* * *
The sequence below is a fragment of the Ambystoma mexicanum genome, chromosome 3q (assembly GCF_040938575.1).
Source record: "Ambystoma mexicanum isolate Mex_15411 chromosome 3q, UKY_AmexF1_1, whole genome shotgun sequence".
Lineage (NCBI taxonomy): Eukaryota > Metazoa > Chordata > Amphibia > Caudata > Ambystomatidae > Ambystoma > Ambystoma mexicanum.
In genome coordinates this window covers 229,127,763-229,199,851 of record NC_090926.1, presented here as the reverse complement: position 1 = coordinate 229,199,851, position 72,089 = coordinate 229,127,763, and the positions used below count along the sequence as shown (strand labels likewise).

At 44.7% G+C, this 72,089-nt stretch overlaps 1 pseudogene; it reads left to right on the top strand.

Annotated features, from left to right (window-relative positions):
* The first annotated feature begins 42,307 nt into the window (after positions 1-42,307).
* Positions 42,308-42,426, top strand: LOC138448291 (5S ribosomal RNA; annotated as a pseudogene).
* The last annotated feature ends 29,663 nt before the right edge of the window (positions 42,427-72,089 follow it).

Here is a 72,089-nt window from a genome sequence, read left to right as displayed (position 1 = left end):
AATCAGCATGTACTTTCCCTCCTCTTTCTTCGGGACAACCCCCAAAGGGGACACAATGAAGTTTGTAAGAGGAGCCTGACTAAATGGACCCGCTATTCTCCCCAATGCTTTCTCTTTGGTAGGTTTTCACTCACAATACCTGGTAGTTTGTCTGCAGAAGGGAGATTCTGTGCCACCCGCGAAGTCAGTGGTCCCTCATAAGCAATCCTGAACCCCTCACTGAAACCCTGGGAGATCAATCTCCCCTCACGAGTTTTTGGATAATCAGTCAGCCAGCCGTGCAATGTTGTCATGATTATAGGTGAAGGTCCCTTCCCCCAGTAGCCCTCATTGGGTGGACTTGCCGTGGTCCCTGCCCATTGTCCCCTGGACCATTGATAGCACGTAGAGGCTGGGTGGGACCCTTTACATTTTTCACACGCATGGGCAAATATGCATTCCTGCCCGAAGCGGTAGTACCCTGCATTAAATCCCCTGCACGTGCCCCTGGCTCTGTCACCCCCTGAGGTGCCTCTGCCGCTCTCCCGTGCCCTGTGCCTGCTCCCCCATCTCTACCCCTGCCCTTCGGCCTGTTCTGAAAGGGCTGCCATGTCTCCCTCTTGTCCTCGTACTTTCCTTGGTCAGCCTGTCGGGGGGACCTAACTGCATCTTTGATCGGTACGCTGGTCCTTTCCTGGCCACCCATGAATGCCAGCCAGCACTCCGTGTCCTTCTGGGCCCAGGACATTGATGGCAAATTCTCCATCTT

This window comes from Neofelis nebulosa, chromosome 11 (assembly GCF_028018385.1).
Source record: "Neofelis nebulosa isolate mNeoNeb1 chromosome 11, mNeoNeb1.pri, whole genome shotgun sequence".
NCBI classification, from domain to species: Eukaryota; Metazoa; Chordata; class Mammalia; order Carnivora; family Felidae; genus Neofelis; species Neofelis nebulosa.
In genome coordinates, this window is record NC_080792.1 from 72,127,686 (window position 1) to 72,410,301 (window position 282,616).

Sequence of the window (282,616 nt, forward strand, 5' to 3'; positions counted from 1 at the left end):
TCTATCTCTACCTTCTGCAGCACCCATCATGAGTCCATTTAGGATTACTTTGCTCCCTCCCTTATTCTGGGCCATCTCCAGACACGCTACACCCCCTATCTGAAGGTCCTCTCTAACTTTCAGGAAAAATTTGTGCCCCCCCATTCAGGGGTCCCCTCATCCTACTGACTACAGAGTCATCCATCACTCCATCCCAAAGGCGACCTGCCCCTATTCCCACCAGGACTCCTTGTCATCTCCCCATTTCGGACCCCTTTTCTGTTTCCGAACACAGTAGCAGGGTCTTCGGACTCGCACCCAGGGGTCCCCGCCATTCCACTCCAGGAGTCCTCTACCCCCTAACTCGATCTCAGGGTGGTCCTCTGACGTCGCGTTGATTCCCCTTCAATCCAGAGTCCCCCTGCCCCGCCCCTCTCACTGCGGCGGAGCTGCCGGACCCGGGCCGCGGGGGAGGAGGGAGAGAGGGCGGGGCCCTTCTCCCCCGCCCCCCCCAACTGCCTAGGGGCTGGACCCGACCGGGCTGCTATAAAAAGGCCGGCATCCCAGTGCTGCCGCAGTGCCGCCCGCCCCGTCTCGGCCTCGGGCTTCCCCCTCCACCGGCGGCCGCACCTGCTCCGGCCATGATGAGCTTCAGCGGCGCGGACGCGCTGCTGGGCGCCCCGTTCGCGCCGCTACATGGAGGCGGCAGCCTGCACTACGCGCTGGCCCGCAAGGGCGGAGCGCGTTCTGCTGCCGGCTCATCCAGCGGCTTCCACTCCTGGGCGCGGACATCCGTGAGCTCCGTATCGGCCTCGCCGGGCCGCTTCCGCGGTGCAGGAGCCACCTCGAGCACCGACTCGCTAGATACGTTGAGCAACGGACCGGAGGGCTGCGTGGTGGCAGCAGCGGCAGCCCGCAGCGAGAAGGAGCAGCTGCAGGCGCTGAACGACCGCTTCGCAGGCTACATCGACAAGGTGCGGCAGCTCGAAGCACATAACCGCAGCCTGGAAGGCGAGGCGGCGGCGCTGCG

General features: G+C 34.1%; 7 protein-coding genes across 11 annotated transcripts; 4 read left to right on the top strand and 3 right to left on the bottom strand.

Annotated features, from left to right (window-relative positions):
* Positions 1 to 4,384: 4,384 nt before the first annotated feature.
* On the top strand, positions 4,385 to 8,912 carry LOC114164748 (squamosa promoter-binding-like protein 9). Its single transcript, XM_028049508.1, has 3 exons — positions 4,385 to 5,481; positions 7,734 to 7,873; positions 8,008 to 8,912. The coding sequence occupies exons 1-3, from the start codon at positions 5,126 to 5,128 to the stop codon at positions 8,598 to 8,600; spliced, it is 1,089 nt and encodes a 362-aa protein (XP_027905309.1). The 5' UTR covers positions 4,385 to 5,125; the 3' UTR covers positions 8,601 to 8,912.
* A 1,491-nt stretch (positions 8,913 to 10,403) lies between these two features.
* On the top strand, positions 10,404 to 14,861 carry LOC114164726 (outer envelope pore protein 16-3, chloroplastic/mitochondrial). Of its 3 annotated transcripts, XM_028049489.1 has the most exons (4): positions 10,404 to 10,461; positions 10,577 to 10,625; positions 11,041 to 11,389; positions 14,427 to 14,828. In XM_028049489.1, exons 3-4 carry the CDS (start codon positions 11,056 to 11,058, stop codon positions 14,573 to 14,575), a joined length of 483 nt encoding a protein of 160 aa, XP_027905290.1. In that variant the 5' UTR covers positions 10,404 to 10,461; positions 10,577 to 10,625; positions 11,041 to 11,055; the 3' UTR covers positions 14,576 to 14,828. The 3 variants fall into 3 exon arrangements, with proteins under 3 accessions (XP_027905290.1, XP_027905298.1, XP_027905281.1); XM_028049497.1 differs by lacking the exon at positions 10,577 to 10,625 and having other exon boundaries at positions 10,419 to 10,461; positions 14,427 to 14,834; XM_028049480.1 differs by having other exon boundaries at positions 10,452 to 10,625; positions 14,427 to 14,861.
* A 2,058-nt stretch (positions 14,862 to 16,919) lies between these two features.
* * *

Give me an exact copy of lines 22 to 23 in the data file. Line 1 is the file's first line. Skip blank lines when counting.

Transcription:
* A 1,491-nt stretch (positions 8,913 to 10,403) lies between these two features.
* On the top strand, positions 10,404 to 14,861 carry LOC114164726 (outer envelope pore protein 16-3, chloroplastic/mitochondrial). Of its 3 annotated transcripts, XM_028049489.1 has the most exons (4): positions 10,404 to 10,461; positions 10,577 to 10,625; positions 11,041 to 11,389; positions 14,427 to 14,828. In XM_028049489.1, exons 3-4 carry the CDS (start codon positions 11,056 to 11,058, stop codon positions 14,573 to 14,575), a joined length of 483 nt encoding a protein of 160 aa, XP_027905290.1. In that variant the 5' UTR covers positions 10,404 to 10,461; positions 10,577 to 10,625; positions 11,041 to 11,055; the 3' UTR covers positions 14,576 to 14,828. The 3 variants fall into 3 exon arrangements, with proteins under 3 accessions (XP_027905290.1, XP_027905298.1, XP_027905281.1); XM_028049497.1 differs by lacking the exon at positions 10,577 to 10,625 and having other exon boundaries at positions 10,419 to 10,461; positions 14,427 to 14,834; XM_028049480.1 differs by having other exon boundaries at positions 10,452 to 10,625; positions 14,427 to 14,861.